The only downfall of this plan, and I may be wrong, is that it doesn't seem to cover hospitalization. Insurance fee's are out of this world lately. A married couple pays over $12,000 per year!!
PS This article is from 2017 but this movement is growing and needs to be seen!
Thanks to reader N..
A new kind of doctor's office charges a monthly fee and doesn't take insurance and it could be the future of medicine
Mar. 19, 2017,
Dr. Bryan Hill spent his career working as a pediatrician, teaching at a university, and working at a hospital. But in March 2016, he decided he no longer wanted a boss.
He took some time off, then one day he got a call asking if he'd be up for doing a house call for a woman whose son was sick. He agreed, and by the end of that visit, he realized he wanted to treat patients without dealing with any of the insurance requirements.
Then he learned about a totally different way to run a doctor's office. It's called direct primary care, and it works like this: Instead of accepting insurance for routine visits and drugs, these practices charge a monthly membership fee that covers most of what the average patient needs, including visits and drugs at much lower prices.
That sounded good to him. In September, Hill opened his direct-primary-care pediatrics practice, Gold Standard Pediatrics, in South Carolina.
Hill is part of a small but fast-growing movement of pediatricians, family-medicine physicians, and internists who are opting for this different model. It's happening at a time when high-deductible health plans are on the rise a survey in September found that 51% of workers had a plan that required them to pay up to $5,000 out of pocket for healthcare until insurance picks up most of the rest.
That means consumers have a clearer picture of how much they're spending on healthcare and are having to pay more. At the same time, primary-care doctors in the traditional system are feeling the pressure under the typical fee-for-service model in which doctors are incentivized to see more patients for less time to maximize profits.
How direct primary care works
IMG_4591.JPGDustin and Lauren Clark, who operate Black Bag Family Healthcare. Courtesy Lauren Clark
For Brent Long and his family, paying for healthcare is now like paying a cellphone bill. Since they joined Black Bag Family Healthcare in Johnson City, Tennessee, about two years ago, the family has paid about $150 a month to belong to the practice.
Long joined around the time he was shifting his insurance to a high-deductible health plan. There were two reasons he decided to switch and start paying for all six members of his family to get direct primary care: the cost-effectiveness of not having to deal with copays or urgent-care visits, and the fact that it could easily fit his family's busy lifestyle that doesn't jibe with spending hours in waiting rooms.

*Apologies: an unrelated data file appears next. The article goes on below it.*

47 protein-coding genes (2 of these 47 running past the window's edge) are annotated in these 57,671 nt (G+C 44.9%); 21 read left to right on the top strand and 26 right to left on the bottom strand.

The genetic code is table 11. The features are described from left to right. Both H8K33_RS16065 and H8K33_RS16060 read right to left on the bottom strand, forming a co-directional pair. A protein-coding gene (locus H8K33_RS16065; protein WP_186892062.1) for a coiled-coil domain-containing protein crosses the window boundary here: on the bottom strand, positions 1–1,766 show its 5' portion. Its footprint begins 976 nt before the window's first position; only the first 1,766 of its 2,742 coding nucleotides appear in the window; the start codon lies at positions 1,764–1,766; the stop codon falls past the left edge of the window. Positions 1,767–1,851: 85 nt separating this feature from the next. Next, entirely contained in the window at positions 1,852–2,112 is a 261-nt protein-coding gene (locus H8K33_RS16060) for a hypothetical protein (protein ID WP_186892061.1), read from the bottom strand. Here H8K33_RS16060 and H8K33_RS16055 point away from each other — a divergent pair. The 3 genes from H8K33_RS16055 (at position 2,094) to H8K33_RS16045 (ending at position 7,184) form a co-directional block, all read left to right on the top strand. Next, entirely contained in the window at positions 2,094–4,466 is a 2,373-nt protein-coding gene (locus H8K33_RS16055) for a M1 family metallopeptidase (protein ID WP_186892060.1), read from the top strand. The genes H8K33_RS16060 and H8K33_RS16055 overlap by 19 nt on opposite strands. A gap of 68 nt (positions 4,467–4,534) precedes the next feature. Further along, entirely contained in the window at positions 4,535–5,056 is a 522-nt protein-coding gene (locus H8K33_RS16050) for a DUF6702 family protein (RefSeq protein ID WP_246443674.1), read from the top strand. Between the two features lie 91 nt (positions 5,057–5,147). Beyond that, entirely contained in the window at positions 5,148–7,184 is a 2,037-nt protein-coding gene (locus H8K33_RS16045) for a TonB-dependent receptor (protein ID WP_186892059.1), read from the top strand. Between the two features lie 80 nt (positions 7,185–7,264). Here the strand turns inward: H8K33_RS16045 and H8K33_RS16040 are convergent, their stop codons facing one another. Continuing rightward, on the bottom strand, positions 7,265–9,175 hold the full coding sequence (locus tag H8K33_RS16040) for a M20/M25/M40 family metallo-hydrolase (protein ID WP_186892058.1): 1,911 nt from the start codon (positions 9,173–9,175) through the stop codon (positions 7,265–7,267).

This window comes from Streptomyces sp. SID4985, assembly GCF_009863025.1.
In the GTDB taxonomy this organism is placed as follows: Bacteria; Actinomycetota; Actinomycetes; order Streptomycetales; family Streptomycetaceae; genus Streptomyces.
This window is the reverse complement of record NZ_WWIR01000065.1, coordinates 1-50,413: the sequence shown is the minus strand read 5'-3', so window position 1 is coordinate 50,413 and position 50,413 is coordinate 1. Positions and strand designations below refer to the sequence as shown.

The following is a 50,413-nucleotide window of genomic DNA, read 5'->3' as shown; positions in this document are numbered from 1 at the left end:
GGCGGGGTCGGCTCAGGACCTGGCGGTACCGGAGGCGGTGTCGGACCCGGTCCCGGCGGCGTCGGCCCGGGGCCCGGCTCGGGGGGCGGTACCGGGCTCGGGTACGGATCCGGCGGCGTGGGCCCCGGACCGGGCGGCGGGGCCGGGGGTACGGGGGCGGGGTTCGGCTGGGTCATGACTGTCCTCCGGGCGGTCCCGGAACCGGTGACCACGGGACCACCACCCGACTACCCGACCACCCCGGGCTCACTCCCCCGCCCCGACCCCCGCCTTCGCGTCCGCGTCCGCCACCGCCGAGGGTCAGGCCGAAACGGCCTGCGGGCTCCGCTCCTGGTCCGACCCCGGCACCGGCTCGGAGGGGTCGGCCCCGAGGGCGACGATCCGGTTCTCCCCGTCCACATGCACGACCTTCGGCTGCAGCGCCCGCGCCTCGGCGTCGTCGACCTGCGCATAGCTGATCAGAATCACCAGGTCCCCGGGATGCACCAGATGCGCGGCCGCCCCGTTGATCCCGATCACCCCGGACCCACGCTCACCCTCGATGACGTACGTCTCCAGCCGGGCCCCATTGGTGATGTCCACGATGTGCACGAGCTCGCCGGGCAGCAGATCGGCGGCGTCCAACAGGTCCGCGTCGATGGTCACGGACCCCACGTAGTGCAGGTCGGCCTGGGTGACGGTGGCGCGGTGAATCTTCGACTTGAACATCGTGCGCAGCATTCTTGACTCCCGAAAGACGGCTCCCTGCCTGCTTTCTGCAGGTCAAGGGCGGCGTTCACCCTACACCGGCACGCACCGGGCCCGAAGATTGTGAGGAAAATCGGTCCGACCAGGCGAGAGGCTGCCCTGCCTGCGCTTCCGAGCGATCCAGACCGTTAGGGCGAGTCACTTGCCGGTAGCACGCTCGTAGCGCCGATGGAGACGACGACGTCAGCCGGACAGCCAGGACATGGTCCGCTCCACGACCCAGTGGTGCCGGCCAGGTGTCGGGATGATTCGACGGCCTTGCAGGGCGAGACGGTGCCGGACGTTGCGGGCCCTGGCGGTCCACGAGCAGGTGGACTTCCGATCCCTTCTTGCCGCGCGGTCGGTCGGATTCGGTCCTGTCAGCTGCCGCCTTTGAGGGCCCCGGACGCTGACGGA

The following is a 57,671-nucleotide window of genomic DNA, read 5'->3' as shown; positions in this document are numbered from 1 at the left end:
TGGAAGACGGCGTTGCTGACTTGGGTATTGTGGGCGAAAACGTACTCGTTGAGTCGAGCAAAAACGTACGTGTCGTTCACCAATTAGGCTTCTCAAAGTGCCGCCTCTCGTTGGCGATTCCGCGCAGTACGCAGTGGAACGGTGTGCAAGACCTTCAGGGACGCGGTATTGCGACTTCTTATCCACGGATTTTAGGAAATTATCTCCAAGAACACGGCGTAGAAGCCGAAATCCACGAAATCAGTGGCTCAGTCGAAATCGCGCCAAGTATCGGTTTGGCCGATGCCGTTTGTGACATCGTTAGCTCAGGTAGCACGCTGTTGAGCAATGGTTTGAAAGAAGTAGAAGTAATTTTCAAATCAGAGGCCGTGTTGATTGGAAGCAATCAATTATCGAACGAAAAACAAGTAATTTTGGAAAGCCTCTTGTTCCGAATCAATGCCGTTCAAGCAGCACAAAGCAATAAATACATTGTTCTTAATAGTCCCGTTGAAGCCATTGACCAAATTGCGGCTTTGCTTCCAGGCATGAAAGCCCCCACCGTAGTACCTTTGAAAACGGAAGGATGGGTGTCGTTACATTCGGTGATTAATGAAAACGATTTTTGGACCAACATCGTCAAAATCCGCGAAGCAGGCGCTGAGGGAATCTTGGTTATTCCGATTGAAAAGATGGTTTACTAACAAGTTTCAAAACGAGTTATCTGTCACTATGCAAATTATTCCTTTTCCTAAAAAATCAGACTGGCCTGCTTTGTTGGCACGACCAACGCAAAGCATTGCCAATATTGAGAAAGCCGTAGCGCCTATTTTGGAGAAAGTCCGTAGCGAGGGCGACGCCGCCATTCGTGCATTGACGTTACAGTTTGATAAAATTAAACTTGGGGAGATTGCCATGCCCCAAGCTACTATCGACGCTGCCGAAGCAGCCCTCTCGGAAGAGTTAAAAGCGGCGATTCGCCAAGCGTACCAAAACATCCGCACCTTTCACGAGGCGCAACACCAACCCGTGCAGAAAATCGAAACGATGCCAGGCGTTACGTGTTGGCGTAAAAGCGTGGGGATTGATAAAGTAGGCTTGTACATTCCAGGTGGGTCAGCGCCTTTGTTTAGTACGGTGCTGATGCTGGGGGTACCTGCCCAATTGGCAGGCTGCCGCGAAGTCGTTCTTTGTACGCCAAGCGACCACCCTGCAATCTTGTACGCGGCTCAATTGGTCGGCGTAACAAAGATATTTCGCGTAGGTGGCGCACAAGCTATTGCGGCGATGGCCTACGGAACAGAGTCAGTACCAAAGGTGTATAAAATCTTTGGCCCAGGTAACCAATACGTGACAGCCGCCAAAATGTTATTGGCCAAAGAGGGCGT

Included in that monthly fee are basic checkups, same-day or next-day appointments, and a big boon to patients the ability to obtain medications and lab tests at or near wholesale prices.
Direct primary care also comes with near-constant access to a doctor talking via FaceTime while the family is on vacation, or taking an emergency trip to the office to get stitches after a bad fall on a Saturday night. Because direct primary care doesn't take insurance, there are no copays and no costs beyond the monthly fee.
When Blythe Fortin went in for a recent visit at sparkMD, a direct-primary-care practice in Boise, Idaho, Dr. Julie Gunther spent an hour chatting with her before getting to the results of her blood test, which showed elevated blood-sugar levels.
"She listened when I said I can manage with diet," rather than starting her on medication, Fortin said.
Fortin, who pays $60 a month for sparkMD, had used a different kind of subscription healthcare called concierge medicine. It has some similarities to direct primary care but often costs thousands per month and still incorporates health insurance. She says she prefers direct primary care because the quality of care she has received is better than concierge medicine, and she likes that it's available to a wider base of patients.
At the 17 direct-primary-care practices Business Insider spoke with, the percentage of members who still had insurance varied. At some practices, all but a handful had some form of insurance, while at others a little more than half didn't have insurance.
A4C1CA0C Dr. Julie Gunther of sparkMD with one of her newest patients. Courtesy of Dr. Julie Gunther
To describe how coverage functions under direct primary care, doctors use the example of car insurance: You don't use your car insurance for small transactions like oil changes, but it's there for you if you get in a car accident. Likewise, health-insurance plans especially those with high deductibles can be there if you require healthcare beyond primary care.
For those who have insurance, the choice to pay for both makes financial sense, even if they can't use it at their doctor's office.
Fran Ciarlo has coverage through Medicare but decided to pay for sparkMD as well. One of the ways she's seen an advantage is in prescriptions like many direct-primary-care practices, sparkMD can provide prescriptions at wholesale prices, adding a 10% fee. On a recent visit, Ciarlo estimated she had saved at least $100 on prescriptions for standard steroids and antibiotics that in total cost her $6.
And for those with high health-insurance costs, it's occasionally a choice between paying a monthly premium or the monthly membership fee for a direct-primary-care practice. For Rebekah Bennett, paying for direct primary care at sparkMD made more sense for her and her children than opting for insurance
Much, much more on link!!